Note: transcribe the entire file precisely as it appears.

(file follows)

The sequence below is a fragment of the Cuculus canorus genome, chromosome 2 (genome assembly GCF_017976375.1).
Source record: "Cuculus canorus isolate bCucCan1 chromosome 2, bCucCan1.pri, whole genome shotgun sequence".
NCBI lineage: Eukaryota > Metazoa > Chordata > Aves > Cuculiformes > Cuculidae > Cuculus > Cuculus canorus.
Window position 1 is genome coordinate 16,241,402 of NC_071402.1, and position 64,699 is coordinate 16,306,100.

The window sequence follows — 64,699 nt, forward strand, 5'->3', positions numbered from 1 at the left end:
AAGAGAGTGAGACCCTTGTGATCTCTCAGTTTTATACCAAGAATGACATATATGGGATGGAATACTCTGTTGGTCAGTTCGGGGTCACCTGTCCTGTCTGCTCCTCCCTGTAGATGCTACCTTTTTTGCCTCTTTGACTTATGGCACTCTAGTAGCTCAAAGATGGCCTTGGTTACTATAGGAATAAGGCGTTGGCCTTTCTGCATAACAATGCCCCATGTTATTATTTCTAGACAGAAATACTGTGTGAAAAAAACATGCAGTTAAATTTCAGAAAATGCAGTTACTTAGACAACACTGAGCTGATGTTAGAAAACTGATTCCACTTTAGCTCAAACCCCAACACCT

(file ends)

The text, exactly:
The sequence below is a fragment of the Cuculus canorus genome, chromosome 2 (genome assembly GCF_017976375.1).
Source record: "Cuculus canorus isolate bCucCan1 chromosome 2, bCucCan1.pri, whole genome shotgun sequence".
NCBI lineage: Eukaryota > Metazoa > Chordata > Aves > Cuculiformes > Cuculidae > Cuculus > Cuculus canorus.
Window position 1 is genome coordinate 16,241,402 of NC_071402.1, and position 64,699 is coordinate 16,306,100.

The window sequence follows — 64,699 nt, forward strand, 5'->3', positions numbered from 1 at the left end:
AAGAGAGTGAGACCCTTGTGATCTCTCAGTTTTATACCAAGAATGACATATATGGGATGGAATACTCTGTTGGTCAGTTCGGGGTCACCTGTCCTGTCTGCTCCTCCCTGTAGATGCTACCTTTTTTGCCTCTTTGACTTATGGCACTCTAGTAGCTCAAAGATGGCCTTGGTTACTATAGGAATAAGGCGTTGGCCTTTCTGCATAACAATGCCCCATGTTATTATTTCTAGACAGAAATACTGTGTGAAAAAAACATGCAGTTAAATTTCAGAAAATGCAGTTACTTAGACAACACTGAGCTGATGTTAGAAAACTGATTCCACTTTAGCTCAAACCCCAACACCT